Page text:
As regards German films, there are about 60 at the Berlinale, if they've been counted properly. If you look at them, are they at the same level as 2003, can we maintain that quality? What's in store for 2004?

Yes, but that's not just a German phenomenon. There's a development evident at the Berlinale. If you take a look across all of the film genres, most of the low budget films and most European films are produced on a fairly low budget, but nonetheless they are highly professional. They don't just wobble the camera and then say this is a new genre! This is a vintage film year in the sense that tales are being told in a highly professional manner with excellent casts of actors in a very specific mould whose aesthetic aspects fit the story told. That is what this art is all about. And the story takes on greatness as a result. A minor story of two people who fall in love, or four people who fall in love. These are actual accounts of everyday life, but through this type of professional production they are transformed into great epics and become wonderful tales. And that also applies to the German films and it's very pleasing to see that that it is the case.

Maybe that is exactly what distinguishes German and European cinema from Hollywood. But I'd like to stay in Europe: The Venice Film Festival has massive problems and your predecessor here, Moritz de Hadeln, is under pressure there from the Berlusconi government to promote Italian film. How free is the director of the Berlinale in the choice of his strategy?

If you're asking whether Berlusconi tried to influence me, that...

Anyone!

...didn't go his way. No, Berlusconi, that wouldn't work in Germany. And in regards to German film, I don't need any pressuring. I've been a member of the German Film Club for twenty years and I've promoted plenty of directors and producers, earlier when I worked in Hamburg and North Rhine-Westphalia. And I was also active at a European level promoting films. As I see it, the German film is an integral part of the biggest German film festival and one of the biggest international film festivals. I don't need encouragement to do that. Nobody has to push and shove me, I do that of my own accord.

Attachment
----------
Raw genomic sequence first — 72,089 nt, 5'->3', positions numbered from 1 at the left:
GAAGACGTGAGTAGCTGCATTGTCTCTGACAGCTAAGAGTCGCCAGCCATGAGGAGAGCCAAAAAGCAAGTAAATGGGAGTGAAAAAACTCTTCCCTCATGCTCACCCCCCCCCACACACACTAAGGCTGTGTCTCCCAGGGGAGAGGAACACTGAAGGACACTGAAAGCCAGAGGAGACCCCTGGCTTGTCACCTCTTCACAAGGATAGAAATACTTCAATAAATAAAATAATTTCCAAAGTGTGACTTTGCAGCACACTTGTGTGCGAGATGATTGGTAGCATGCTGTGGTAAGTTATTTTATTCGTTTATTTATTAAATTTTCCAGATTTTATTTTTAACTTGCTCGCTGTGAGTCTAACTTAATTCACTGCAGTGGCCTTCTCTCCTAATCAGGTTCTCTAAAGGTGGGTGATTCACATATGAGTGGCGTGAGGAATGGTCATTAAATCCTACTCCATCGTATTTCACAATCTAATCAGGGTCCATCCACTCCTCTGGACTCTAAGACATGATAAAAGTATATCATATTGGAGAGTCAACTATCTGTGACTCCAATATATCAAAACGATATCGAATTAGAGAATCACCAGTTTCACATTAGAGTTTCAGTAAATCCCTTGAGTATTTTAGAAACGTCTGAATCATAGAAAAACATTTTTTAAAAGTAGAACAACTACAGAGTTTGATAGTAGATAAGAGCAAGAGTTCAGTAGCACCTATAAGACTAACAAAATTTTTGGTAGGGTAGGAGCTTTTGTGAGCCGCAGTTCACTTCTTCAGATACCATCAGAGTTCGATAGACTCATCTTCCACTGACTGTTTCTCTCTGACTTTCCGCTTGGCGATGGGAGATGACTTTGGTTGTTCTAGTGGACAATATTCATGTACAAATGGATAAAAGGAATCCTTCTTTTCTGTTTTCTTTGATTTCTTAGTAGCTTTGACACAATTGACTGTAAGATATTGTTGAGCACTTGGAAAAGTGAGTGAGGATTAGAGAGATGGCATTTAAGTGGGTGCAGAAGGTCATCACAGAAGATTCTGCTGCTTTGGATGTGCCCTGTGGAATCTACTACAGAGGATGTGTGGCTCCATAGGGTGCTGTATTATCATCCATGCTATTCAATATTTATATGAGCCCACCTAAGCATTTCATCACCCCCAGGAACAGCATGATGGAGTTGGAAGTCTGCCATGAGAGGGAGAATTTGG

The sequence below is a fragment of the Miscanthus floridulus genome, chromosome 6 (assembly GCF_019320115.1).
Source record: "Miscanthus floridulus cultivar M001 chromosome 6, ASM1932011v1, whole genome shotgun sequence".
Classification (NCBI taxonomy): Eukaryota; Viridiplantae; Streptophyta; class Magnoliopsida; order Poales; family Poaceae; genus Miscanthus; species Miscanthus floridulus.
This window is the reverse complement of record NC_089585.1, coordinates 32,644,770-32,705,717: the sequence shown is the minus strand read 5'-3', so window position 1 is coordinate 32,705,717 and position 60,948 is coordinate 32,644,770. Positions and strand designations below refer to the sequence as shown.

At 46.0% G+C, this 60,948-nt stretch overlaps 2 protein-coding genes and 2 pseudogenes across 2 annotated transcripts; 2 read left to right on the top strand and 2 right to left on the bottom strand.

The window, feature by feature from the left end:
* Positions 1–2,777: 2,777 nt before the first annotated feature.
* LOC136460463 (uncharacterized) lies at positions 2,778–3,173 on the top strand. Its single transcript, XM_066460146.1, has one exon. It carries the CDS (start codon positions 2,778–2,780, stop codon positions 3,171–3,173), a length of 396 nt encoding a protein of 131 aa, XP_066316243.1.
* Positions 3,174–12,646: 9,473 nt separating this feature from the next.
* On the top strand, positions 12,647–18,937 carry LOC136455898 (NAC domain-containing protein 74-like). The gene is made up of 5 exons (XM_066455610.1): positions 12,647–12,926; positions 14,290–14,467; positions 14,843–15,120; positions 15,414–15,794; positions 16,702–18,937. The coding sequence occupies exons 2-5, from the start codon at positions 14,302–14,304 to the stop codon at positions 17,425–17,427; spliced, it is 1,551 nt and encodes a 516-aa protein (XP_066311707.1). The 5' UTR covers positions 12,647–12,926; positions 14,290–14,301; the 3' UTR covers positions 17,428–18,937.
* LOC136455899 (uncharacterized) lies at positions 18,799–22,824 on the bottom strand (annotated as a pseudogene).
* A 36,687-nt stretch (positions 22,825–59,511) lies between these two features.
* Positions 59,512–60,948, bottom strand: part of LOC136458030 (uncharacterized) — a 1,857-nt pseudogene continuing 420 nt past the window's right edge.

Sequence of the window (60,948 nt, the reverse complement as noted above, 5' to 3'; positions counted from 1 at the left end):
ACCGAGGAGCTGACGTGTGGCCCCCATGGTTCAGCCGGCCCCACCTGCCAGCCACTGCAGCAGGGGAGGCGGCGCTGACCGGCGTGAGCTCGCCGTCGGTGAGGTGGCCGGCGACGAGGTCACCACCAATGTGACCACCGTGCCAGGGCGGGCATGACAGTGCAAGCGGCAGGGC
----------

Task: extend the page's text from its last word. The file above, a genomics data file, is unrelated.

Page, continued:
The Cannes Film Festival snapped three films away from the Berlinale this year, one of them a competition entry. Is the tone becoming more brusque between Berlin and Cannes, the two European rivals?

Yes, well, something must be afoot, when my French colleagues have their film selection carried out by the Berlinale. I don't know. What we do know is that it wasn't easy at Cannes last year and, of course, you always try to get the best films. We try that, too, and sometimes they're the same ones. That story's over, there was an exchange of letters, we agreed to "parlez francs mots" which more or less meant doing some plain talking and that was that. And Thierry Freymont, my colleague, will be on the red carpet at seven o'clock on the fifth and we've agreed to raise a toast there to world cinema - together.

Lovely - and you'll be flying to Cannes in May?

Yes, of course. We're not going to be thrown off course by this storm in a teacup. He just has to take care next time that I'm not the early bird that catches his worm.

Speaking of getting up early -- what does Dieter Kosslick actually do when everything is over and the lights go on again in the cinema?

Well, maybe you'll believe it, maybe you won't - I go to my office every morning at ten o'clock on the dot and I'm there all day long. Now and then, I jet off to faraway countries, watch films and talk to people. But for such an enormous festival which now has almost a thousand people working on it, many behind the scenes, well there you really do have enough to keep you busy. I'd never have believed it myself, it's a very popular question: "Mr Kosslick what do you do for the remaining ten months?" Work!

Next Thursday, things start hotting up for you workwise at the Berlin Film Festival. DW-TV will be there too. Thanks for talking to us, Dieter Kosslick.

Thank you and you're welcome.